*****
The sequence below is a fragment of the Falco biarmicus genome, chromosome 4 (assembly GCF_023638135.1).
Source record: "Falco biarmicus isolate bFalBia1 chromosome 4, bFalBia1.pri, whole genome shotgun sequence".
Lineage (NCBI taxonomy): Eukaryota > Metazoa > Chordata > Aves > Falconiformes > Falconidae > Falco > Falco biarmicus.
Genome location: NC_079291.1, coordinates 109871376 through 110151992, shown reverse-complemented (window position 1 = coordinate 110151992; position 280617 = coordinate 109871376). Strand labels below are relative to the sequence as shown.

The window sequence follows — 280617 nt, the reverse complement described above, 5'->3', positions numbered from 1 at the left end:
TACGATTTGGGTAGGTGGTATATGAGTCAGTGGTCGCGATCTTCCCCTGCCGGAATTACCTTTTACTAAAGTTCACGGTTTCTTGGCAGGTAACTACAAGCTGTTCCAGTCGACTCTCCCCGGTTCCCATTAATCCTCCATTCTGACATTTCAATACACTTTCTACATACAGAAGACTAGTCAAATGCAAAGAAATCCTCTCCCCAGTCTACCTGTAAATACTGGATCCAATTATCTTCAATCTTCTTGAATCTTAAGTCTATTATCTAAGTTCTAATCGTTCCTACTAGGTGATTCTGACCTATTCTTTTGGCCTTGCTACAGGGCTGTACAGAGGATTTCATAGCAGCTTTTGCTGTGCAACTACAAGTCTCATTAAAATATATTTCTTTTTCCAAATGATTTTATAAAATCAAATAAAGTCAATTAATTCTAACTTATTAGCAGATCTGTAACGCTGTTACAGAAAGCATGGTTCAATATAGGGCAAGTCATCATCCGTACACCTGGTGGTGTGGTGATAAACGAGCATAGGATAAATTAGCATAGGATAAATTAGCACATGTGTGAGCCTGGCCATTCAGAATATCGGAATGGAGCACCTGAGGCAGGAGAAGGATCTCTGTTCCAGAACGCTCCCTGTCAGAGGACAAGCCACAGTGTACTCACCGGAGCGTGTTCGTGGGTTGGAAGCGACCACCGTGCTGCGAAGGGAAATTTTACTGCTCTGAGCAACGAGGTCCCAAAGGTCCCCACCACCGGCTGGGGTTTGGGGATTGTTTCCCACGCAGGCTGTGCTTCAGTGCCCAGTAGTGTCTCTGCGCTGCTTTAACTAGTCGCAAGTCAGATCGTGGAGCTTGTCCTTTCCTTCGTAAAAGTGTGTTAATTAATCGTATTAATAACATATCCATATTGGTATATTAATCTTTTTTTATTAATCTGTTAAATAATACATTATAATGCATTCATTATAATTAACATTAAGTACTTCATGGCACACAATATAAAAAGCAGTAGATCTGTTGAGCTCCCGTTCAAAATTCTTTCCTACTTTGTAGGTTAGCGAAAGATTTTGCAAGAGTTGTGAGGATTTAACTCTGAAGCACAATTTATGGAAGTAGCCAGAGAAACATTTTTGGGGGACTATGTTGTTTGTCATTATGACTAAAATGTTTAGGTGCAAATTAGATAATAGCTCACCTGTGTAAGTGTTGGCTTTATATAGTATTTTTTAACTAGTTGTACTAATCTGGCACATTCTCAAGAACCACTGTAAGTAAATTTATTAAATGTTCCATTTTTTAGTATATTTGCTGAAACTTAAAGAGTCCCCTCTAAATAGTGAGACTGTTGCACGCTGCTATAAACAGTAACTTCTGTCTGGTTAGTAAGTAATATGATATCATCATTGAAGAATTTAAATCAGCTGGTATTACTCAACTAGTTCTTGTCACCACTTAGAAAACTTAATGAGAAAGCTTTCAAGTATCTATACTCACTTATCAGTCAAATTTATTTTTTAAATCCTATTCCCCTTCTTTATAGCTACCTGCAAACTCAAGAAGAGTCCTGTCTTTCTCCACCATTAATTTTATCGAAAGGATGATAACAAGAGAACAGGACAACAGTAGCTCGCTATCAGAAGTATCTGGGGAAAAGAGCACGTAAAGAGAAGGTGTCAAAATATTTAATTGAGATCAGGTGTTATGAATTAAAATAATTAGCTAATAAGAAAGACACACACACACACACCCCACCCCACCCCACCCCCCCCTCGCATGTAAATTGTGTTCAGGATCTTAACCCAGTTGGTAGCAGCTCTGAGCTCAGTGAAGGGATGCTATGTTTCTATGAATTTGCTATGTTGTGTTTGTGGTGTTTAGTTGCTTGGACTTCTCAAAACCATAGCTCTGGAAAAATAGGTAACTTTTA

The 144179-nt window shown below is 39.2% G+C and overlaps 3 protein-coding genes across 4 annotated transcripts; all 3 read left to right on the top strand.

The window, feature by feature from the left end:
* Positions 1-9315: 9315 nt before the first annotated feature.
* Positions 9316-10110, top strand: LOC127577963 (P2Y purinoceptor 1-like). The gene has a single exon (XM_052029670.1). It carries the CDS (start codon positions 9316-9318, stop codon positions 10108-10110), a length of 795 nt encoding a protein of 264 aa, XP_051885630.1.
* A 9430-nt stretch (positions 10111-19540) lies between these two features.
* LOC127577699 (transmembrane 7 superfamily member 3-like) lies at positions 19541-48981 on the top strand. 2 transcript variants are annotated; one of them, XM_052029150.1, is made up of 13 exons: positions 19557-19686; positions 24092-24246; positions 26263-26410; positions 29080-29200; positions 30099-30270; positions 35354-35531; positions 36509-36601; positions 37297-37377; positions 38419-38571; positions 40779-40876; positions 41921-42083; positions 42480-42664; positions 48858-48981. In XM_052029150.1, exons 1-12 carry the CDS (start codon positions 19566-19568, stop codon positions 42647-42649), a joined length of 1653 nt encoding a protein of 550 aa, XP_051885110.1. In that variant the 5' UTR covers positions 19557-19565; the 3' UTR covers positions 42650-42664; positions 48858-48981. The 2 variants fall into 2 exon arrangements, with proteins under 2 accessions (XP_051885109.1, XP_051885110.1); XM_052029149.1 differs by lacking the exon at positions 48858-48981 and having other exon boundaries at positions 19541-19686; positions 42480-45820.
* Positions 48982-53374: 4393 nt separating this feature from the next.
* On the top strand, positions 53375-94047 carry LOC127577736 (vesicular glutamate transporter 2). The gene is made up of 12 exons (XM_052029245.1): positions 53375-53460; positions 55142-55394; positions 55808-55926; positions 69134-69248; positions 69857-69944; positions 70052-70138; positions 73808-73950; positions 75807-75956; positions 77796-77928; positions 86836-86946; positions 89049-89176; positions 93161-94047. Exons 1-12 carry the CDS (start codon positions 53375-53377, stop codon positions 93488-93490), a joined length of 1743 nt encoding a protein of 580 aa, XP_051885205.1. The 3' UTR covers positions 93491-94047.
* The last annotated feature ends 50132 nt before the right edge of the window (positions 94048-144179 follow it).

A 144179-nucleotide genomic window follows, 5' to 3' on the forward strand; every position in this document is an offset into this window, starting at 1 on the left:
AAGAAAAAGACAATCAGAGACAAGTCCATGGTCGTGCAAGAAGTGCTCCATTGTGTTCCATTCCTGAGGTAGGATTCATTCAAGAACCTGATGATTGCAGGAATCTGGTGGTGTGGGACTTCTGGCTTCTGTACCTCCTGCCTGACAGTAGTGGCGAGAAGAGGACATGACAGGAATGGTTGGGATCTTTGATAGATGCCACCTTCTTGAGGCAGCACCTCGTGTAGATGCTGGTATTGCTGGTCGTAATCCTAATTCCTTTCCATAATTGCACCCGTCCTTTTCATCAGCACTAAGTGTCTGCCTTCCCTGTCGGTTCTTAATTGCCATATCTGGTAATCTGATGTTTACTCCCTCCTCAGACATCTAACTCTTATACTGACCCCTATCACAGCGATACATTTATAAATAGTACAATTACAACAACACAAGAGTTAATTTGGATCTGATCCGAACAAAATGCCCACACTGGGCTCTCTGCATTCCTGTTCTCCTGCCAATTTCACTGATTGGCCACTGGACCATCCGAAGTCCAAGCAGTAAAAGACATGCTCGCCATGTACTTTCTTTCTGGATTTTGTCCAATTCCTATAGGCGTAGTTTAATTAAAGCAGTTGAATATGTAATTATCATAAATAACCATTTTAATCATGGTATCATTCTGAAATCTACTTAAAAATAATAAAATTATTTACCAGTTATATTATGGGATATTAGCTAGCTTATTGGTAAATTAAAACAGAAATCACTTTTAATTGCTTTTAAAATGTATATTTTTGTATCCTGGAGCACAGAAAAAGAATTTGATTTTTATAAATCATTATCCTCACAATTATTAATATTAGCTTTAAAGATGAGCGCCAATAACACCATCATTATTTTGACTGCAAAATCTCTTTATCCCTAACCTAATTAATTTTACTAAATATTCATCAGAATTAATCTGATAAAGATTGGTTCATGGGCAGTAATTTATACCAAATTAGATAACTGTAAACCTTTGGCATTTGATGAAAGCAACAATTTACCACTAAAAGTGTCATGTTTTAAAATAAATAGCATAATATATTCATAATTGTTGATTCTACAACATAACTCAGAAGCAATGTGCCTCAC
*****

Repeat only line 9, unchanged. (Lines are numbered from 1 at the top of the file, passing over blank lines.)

* Positions 1-9315: 9315 nt before the first annotated feature.